The core-accretion model of planet formation predicts that rocky/icy 5–15M planets orbiting their host stars at 1–10 au are much more common than Jupiter-mass planets, and this prediction is consistent with the small fraction of M-dwarfs with planets detected by radial velocities3,5 and with previous limits from microlensing15. Our discovery of such a low-mass planet by gravitational microlensing lends further support to this model, but more detections of similar and lower-mass planets over a wide range of orbits are clearly needed. Planets with separations of 0.1 au will be detected routinely by the radial velocity method or space observations of planetary transits in the coming years24,25,26,27, but the best chance to increase our understanding of such planets over orbits of 1–10 au in the next 5–10 years is by future interferometer programs28 and more advanced microlensing surveys11,29,30.


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PLANET is grateful to the observatories that support our science (the European Southern Observatory, Canopus, Perth; and the South African Astronomical Observatory, Boyden, Faulkes North) and to the ESO team in La Silla for their help in maintaining and operating the Danish telescope. Support for the PLANET project was provided by CNRS, NASA, the NSF, the LLNL/NNSA/DOE, PNP, PICS France-Australia, D. Warren, the DFG, IDA and the SNF. RoboNet is funded by the UK PPARC and the FTN was supported by the Dill Faulkes Educational Trust. Support for the OGLE project, conducted at Las Campanas Observatory (operated by the Carnegie Institution of Washington), was provided by the Polish Ministry of Science, the Foundation for Polish Science, the NSF and NASA. The MOA collaboration is supported by MEXT and JSPS of Japan, and the Marsden Fund of New Zealand.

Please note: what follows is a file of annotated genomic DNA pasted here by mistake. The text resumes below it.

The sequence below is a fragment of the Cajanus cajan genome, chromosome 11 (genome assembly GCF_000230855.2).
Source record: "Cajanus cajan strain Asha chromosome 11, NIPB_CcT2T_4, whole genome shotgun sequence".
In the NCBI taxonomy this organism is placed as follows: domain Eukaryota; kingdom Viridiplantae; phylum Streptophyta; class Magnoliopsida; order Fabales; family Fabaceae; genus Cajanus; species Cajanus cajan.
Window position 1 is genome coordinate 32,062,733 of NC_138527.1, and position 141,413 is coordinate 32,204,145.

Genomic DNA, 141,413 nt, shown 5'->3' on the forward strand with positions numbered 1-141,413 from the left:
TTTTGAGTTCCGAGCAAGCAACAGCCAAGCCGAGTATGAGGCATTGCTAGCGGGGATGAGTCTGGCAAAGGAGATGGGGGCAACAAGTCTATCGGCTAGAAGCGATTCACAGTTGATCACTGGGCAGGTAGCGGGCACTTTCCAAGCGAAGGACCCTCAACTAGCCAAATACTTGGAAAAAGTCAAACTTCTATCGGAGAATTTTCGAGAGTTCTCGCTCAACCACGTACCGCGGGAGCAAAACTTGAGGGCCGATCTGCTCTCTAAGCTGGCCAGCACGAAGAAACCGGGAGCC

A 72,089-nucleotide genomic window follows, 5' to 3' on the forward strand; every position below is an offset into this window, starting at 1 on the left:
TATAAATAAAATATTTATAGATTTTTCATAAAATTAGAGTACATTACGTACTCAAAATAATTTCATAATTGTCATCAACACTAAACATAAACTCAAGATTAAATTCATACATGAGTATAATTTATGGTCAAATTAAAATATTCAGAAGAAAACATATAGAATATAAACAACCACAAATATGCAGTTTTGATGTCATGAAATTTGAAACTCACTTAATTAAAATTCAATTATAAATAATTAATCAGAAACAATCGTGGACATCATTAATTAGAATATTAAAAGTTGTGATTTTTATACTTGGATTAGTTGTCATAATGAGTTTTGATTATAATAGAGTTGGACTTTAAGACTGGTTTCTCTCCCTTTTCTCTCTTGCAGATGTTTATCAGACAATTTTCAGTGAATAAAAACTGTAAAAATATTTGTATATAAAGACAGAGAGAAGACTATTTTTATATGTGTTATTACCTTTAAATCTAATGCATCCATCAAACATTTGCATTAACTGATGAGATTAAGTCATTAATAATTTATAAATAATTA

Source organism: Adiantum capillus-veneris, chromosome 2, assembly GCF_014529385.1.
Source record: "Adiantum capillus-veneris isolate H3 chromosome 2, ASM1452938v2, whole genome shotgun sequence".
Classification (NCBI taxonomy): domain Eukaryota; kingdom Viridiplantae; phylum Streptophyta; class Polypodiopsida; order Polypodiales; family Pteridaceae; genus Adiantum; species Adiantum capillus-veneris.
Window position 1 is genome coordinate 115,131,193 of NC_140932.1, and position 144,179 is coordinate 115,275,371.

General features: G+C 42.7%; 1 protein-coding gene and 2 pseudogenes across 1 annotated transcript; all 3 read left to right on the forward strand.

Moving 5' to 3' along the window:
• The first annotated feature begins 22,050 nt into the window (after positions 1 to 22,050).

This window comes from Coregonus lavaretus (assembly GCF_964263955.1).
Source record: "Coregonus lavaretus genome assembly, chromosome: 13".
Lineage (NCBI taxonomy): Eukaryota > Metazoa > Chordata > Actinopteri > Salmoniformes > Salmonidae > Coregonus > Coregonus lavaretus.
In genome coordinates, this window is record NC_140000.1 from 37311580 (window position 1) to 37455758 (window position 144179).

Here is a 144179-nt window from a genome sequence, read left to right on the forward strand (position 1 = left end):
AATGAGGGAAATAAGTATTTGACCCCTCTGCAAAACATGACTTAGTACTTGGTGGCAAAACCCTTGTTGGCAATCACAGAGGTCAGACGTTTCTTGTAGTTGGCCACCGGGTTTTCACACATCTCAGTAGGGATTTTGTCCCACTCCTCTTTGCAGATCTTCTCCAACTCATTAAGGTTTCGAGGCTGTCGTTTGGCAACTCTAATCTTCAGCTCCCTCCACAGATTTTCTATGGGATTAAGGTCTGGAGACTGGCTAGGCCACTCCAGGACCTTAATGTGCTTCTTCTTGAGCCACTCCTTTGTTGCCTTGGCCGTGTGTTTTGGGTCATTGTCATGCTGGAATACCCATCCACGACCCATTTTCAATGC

Author information


  1. PLANET/RoboNet Collaboration (http://planet.iap.fr and http://www.astro.livjm.ac.uk/RoboNet/)

    • J.-P. Beaulieu
    • , D. P. Bennett
    • , P. Fouqué
    • , A. Williams
    • , M. Dominik
    • , U. G. Jørgensen
    • , D. Kubas
    • , A. Cassan
    • , C. Coutures
    • , J. Greenhill
    • , K. Hill
    • , J. Menzies
    • , P. D. Sackett
    • , M. Albrow
    • , S. Brillant
    • , J. A. R. Caldwell
    • , J. J. Calitz
    • , K. H. Cook
    • , E. Corrales
    • , M. Desort
    • , S. Dieters
    • , D. Dominis
    • , J. Donatowicz
    • , M. Hoffman
    • , S. Kane
    • , J.-B. Marquette
    • , R. Martin
    • , P. Meintjes
    • , K. Pollard
    • , K. Sahu
    • , C. Vinter